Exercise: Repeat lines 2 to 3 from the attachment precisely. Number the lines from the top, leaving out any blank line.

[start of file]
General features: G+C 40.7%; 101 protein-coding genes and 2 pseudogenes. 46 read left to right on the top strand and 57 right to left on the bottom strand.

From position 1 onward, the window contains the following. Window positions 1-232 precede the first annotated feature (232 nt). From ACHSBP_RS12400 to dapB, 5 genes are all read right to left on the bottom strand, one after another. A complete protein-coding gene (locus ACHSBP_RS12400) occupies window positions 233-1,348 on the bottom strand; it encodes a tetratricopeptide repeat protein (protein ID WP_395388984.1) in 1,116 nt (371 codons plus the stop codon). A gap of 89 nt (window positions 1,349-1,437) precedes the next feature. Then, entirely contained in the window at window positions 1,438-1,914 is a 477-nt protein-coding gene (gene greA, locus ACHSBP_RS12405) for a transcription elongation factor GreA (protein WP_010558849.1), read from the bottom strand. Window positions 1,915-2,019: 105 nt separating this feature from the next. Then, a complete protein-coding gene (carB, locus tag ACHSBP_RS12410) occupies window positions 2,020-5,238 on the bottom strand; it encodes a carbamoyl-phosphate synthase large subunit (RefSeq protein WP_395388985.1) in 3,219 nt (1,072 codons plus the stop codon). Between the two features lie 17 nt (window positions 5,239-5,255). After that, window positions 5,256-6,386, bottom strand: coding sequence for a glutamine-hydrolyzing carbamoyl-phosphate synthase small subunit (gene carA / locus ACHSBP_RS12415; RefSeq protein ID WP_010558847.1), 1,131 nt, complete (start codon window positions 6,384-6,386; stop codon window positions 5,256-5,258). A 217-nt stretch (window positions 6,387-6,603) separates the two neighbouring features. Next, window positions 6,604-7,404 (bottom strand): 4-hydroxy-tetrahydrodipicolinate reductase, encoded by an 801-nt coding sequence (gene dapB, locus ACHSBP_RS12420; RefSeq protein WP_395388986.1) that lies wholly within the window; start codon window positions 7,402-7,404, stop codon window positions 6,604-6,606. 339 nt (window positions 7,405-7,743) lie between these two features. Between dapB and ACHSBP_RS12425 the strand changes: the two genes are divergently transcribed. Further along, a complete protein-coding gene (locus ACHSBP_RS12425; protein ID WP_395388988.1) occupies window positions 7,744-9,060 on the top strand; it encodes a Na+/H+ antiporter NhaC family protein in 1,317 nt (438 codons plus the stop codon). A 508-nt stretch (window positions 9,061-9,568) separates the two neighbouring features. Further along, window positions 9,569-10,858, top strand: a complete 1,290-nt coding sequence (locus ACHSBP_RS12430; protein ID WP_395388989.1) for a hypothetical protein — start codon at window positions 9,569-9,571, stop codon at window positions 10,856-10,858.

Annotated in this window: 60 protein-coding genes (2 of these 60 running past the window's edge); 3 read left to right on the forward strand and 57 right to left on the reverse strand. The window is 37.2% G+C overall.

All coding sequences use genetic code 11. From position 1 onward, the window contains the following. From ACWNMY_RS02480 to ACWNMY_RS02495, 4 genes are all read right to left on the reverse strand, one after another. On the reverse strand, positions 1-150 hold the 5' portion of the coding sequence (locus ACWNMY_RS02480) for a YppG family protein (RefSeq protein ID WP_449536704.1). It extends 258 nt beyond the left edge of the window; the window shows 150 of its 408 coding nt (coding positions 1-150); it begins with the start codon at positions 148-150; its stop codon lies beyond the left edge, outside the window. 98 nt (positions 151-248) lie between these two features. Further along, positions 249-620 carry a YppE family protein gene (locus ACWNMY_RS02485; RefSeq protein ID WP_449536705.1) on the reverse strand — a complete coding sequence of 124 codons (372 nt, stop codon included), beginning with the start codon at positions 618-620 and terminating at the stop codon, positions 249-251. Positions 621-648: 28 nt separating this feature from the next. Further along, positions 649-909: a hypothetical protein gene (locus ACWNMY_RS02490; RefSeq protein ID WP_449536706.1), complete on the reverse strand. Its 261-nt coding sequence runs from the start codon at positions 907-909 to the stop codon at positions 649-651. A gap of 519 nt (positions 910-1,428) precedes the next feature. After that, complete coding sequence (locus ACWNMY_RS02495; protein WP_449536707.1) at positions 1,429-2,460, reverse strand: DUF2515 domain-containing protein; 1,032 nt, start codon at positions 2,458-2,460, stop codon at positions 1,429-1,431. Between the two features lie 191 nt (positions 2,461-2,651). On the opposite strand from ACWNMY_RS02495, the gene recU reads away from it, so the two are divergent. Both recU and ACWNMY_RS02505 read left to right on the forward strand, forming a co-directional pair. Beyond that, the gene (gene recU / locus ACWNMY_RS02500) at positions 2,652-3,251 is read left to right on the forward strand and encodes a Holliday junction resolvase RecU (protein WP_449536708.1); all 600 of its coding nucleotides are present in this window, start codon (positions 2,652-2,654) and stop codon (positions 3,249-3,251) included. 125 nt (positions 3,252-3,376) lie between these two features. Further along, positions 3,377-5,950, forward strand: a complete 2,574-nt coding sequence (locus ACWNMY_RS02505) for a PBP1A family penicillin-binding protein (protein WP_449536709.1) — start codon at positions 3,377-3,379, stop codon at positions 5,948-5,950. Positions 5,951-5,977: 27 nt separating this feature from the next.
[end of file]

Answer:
From position 1 onward, the window contains the following. Window positions 1-232 precede the first annotated feature (232 nt). From ACHSBP_RS12400 to dapB, 5 genes are all read right to left on the bottom strand, one after another. A complete protein-coding gene (locus ACHSBP_RS12400) occupies window positions 233-1,348 on the bottom strand; it encodes a tetratricopeptide repeat protein (protein ID WP_395388984.1) in 1,116 nt (371 codons plus the stop codon). A gap of 89 nt (window positions 1,349-1,437) precedes the next feature. Then, entirely contained in the window at window positions 1,438-1,914 is a 477-nt protein-coding gene (gene greA, locus ACHSBP_RS12405) for a transcription elongation factor GreA (protein WP_010558849.1), read from the bottom strand. Window positions 1,915-2,019: 105 nt separating this feature from the next. Then, a complete protein-coding gene (carB, locus tag ACHSBP_RS12410) occupies window positions 2,020-5,238 on the bottom strand; it encodes a carbamoyl-phosphate synthase large subunit (RefSeq protein WP_395388985.1) in 3,219 nt (1,072 codons plus the stop codon). Between the two features lie 17 nt (window positions 5,239-5,255). After that, window positions 5,256-6,386, bottom strand: coding sequence for a glutamine-hydrolyzing carbamoyl-phosphate synthase small subunit (gene carA / locus ACHSBP_RS12415; RefSeq protein ID WP_010558847.1), 1,131 nt, complete (start codon window positions 6,384-6,386; stop codon window positions 5,256-5,258). A 217-nt stretch (window positions 6,387-6,603) separates the two neighbouring features. Next, window positions 6,604-7,404 (bottom strand): 4-hydroxy-tetrahydrodipicolinate reductase, encoded by an 801-nt coding sequence (gene dapB, locus ACHSBP_RS12420; RefSeq protein WP_395388986.1) that lies wholly within the window; start codon window positions 7,402-7,404, stop codon window positions 6,604-6,606. 339 nt (window positions 7,405-7,743) lie between these two features. Between dapB and ACHSBP_RS12425 the strand changes: the two genes are divergently transcribed. Further along, a complete protein-coding gene (locus ACHSBP_RS12425; protein ID WP_395388988.1) occupies window positions 7,744-9,060 on the top strand; it encodes a Na+/H+ antiporter NhaC family protein in 1,317 nt (438 codons plus the stop codon). A 508-nt stretch (window positions 9,061-9,568) separates the two neighbouring features. Further along, window positions 9,569-10,858, top strand: a complete 1,290-nt coding sequence (locus ACHSBP_RS12430; protein ID WP_395388989.1) for a hypothetical protein — start codon at window positions 9,569-9,571, stop codon at window positions 10,856-10,858.

Annotated in this window: 60 protein-coding genes (2 of these 60 running past the window's edge); 3 read left to right on the forward strand and 57 right to left on the reverse strand. The window is 37.2% G+C overall.